It is obvious after reading nearly fifteen Agatha Christie novels published between her first novel in 1920 and this book of connected short stories in 1934 that while the good dame wanted to stick to detective fiction as a genre, she had no intention of writing the same book over and over again. In fourteen (or so) years, Christie had already written books featuring a variety of detectives:  Mr. Quin, Tommy and Tuppence, Miss Marple, and (of course) Hercule Poirot.  She also experimented with different kinds of form, expertly taking the genre and shaking it up in various ways.  I’m not a voracious reader of golden age detective novelists; I’m aware of Marsh, Sayers and so on, but really I’ve only read Christie; I imagine though that all of them were doing the same sort of thing, so I don’t know how original Christie was being.  I would guess she was being VERY original - after all, they did name an award after her.  It is clear that no publisher or editor, particularly after 14 years of success, was going to force her write anything she didn't want to write..  She wasn’t going to only write about Hercule Poirot, at least at this stage in her career.

So here comes Mr. Parker Pyne, detective, into this mix of detectives and forms.  He’s the least clearly drawn of Christie’s detectives - Tommy and Tuppence have the madcap bright young things attitude of the 1920s; Mr. Harley Quin had a strange, supernatural bent; Poirot and Marple are, well, Poirot and Marple.  But Mr. Parker Pyne doesn’t jump off the page in such a strong way.  He is a bit like Harley Quin, without the supernatural; he shares a secretary and Mrs. Ariadne Oliver with Hercule Poirot, and also a penchant for using the powers of the mind, the little grey cells, only in a different, less subtle way (and frankly, less convincing).  Mr. Parker Pyne seems to be some sort of brilliant but retired government worker of some sort, a civil servant, but we never really find out much about him or why he should be considered so brilliant. The short stories at the beginning of the book feel redundant of one another; they aren’t really mysteries (another playing around with form), as Mr. Parker Pyne (always referred to as such) works to make unhappy people happy.  Several of these stories involve unhappy wives or husbands, and the solutions (no spoilers) are often sort of sexist.  
First UK edition

Mr. Parker Pyne does not really succeed as a character; it does not appear that Agatha Christie ever really considered writing a complete novel with him as a main character; he appears in two more short stories and that is it for him.   (There are only 14 total short stories featuring Mr. Parker Pyne, and most appeared somewhere else before being collected in one volume; that shows).  There just isn’t enough there, I think.  It’s interesting that Christie liked Miss Lemon and Ariadne Oliver so much that she used them again in the future, but with Hercule Poirot.  She may have ended up hating Hercule Poirot (I don’t know this to be true, but I suspect she tired of him after so many years) but he was a far more interesting character, and giving Poirot two of her most interesting supporting characters makes literary sense.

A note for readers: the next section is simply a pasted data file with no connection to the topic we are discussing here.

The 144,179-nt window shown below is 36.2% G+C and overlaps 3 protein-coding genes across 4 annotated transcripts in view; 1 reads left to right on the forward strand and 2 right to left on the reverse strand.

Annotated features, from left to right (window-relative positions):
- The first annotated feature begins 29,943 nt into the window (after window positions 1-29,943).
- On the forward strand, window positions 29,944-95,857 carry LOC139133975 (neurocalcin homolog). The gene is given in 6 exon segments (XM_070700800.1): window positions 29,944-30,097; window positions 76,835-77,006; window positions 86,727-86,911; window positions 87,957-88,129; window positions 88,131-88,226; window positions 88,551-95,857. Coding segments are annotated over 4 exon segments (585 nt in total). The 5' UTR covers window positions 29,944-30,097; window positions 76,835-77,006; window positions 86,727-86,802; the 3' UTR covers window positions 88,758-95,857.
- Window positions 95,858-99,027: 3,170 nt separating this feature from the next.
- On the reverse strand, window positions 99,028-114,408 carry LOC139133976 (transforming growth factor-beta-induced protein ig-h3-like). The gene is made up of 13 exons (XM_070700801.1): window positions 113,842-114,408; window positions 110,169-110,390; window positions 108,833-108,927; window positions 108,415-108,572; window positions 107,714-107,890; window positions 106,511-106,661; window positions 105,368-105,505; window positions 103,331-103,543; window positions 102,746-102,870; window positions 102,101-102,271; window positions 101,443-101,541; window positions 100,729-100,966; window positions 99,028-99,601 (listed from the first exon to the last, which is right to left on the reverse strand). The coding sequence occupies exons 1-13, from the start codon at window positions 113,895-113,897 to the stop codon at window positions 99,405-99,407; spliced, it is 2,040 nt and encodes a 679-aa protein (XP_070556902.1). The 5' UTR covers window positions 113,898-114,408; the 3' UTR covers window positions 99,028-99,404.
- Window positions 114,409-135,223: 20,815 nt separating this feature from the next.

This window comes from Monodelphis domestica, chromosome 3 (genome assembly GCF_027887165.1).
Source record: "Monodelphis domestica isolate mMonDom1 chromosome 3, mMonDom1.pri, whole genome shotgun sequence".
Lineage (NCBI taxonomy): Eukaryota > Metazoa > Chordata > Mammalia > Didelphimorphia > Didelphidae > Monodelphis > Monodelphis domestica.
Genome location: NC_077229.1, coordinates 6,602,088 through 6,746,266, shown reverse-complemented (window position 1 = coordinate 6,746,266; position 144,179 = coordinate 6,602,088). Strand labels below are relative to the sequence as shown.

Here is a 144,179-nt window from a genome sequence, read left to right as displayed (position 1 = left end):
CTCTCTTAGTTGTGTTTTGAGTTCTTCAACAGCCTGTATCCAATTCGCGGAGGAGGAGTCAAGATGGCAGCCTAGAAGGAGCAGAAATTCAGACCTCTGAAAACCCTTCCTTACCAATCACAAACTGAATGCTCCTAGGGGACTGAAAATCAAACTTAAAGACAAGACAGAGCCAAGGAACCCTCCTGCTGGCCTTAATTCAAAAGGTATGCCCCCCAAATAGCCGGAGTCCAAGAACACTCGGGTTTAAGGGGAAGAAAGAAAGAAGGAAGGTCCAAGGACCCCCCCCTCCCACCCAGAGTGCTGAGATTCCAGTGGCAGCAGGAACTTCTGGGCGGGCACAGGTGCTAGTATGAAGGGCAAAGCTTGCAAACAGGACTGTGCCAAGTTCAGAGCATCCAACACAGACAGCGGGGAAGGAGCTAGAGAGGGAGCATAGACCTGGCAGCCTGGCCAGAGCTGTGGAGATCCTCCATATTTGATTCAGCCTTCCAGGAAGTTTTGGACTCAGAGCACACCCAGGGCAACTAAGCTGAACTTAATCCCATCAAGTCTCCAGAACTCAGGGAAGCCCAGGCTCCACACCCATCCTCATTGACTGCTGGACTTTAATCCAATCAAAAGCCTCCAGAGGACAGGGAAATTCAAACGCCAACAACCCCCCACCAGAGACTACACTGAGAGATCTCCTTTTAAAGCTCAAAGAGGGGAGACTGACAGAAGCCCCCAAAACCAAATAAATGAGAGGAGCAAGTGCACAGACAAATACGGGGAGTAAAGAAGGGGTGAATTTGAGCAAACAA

In addition to the characters, Christie recycles a title - there is a short story called “Death on the Nile” in this collection; she goes on to write another Death on the Nile as a Hercule Poirot novel; this time far more successfully.  There wasn’t any punch to the whodunnit of her short story, while the longer, different novel is far more exciting.  

Mr. Parker Pyne, DetectiveMr. Parker Pyne, Detective by Agatha Christie
My rating: 2 of 5 stars

Agatha Christie only published 14 total short stories featuring Mr. Parker Pyne, and ten of them are found here. These ten were published in pulp and mystery magazines first, then gathered in one volume, unstitched. That "unstitching" shows; Mr. Parker Pyne is the least developed of all Christie characters, without any identifying characteristics; he's certainly no Marple or Poirot. Even at her worst, Christie is writer who likes experimentation with the form, and Mr. Parker Pyne is definitely an experiment in setting (if not plot or character). In most of these short stories, he's not really even a detective or an investigator, but rather an instigator and fixer. He advertises in The Times with "Are you happy? If not, consult Mr. Parker Pyne" and his clients all come to him seeking cures for their unhappiness (sort of a grown up Mrs. Piggle-Wiggle, actually). His secretary is Miss Lemon, who apparently quits Mr. Parker Pyne to go work for Hercule Poirot; another character who makes an appearance is Ariadne Oliver, the renowned mystery writer. Christie liked these two characters enough that she later made use of them in more flushed out and interesting ways; but poor Mr. Parker Pyne is literarily doomed to only these ten stories plus four more and that was all. If Christie thought he was uninteresting as a character, not worth building upon - well, I have to agree.

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Friday, September 29, 2017

No Such Thing as a Witch by Ruth Chew (1971)

The only Ruth Chew I ever read as a child was The Witch's Buttons - which I loved and still love.  No Such Thing as A Witch isn't nearly as good as Buttons.  Maybe because Buttons also has nostalgia attached to it for me, I approach it with less of a critical eye.  But I think the characters are less developed and less interesting, as is the magic.   This wasn't boring; it just wasn't very interesting either.